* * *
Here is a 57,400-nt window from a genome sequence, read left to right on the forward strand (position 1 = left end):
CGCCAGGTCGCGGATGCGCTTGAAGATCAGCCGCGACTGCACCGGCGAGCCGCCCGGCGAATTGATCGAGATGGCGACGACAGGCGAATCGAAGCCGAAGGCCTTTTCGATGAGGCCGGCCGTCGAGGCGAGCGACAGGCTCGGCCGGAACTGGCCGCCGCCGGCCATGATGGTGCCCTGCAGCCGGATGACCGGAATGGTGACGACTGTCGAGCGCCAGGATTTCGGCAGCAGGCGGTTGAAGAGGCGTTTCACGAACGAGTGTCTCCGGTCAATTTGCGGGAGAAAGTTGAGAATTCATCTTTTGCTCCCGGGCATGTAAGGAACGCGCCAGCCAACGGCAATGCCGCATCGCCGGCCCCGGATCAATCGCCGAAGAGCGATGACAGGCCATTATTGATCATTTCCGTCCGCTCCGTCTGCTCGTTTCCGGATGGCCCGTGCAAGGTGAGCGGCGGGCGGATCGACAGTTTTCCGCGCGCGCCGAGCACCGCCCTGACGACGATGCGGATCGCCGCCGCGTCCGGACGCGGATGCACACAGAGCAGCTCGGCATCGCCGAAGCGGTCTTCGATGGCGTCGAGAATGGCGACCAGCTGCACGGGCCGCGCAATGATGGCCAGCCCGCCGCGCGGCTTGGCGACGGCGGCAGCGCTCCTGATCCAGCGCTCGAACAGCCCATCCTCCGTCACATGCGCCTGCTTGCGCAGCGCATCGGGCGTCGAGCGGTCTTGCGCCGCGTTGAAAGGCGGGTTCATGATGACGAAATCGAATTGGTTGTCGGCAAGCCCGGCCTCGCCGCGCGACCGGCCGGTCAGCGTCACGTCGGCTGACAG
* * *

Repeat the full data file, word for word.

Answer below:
Here is a 57,400-nt window from a genome sequence, read left to right on the forward strand (position 1 = left end):
CGCCAGGTCGCGGATGCGCTTGAAGATCAGCCGCGACTGCACCGGCGAGCCGCCCGGCGAATTGATCGAGATGGCGACGACAGGCGAATCGAAGCCGAAGGCCTTTTCGATGAGGCCGGCCGTCGAGGCGAGCGACAGGCTCGGCCGGAACTGGCCGCCGCCGGCCATGATGGTGCCCTGCAGCCGGATGACCGGAATGGTGACGACTGTCGAGCGCCAGGATTTCGGCAGCAGGCGGTTGAAGAGGCGTTTCACGAACGAGTGTCTCCGGTCAATTTGCGGGAGAAAGTTGAGAATTCATCTTTTGCTCCCGGGCATGTAAGGAACGCGCCAGCCAACGGCAATGCCGCATCGCCGGCCCCGGATCAATCGCCGAAGAGCGATGACAGGCCATTATTGATCATTTCCGTCCGCTCCGTCTGCTCGTTTCCGGATGGCCCGTGCAAGGTGAGCGGCGGGCGGATCGACAGTTTTCCGCGCGCGCCGAGCACCGCCCTGACGACGATGCGGATCGCCGCCGCGTCCGGACGCGGATGCACACAGAGCAGCTCGGCATCGCCGAAGCGGTCTTCGATGGCGTCGAGAATGGCGACCAGCTGCACGGGCCGCGCAATGATGGCCAGCCCGCCGCGCGGCTTGGCGACGGCGGCAGCGCTCCTGATCCAGCGCTCGAACAGCCCATCCTCCGTCACATGCGCCTGCTTGCGCAGCGCATCGGGCGTCGAGCGGTCTTGCGCCGCGTTGAAAGGCGGGTTCATGATGACGAAATCGAATTGGTTGTCGGCAAGCCCGGCCTCGCCGCGCGACCGGCCGGTCAGCGTCACGTCGGCTGACAG